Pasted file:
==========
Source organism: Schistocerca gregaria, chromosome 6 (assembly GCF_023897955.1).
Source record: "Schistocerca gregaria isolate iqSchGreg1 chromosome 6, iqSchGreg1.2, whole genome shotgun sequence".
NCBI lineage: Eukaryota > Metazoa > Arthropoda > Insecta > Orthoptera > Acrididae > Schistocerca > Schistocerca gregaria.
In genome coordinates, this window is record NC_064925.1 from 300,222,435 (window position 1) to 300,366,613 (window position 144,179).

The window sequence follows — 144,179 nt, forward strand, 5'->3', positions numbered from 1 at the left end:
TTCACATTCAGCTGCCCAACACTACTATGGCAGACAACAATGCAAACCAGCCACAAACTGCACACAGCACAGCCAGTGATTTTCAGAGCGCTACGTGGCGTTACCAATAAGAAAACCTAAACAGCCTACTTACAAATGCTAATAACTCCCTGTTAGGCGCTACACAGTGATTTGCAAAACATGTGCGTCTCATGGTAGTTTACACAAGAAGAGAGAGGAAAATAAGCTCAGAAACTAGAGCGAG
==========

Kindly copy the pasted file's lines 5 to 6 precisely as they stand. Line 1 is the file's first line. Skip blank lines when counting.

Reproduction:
The window sequence follows — 144,179 nt, forward strand, 5'->3', positions numbered from 1 at the left end:
TTCACATTCAGCTGCCCAACACTACTATGGCAGACAACAATGCAAACCAGCCACAAACTGCACACAGCACAGCCAGTGATTTTCAGAGCGCTACGTGGCGTTACCAATAAGAAAACCTAAACAGCCTACTTACAAATGCTAATAACTCCCTGTTAGGCGCTACACAGTGATTTGCAAAACATGTGCGTCTCATGGTAGTTTACACAAGAAGAGAGAGGAAAATAAGCTCAGAAACTAGAGCGAG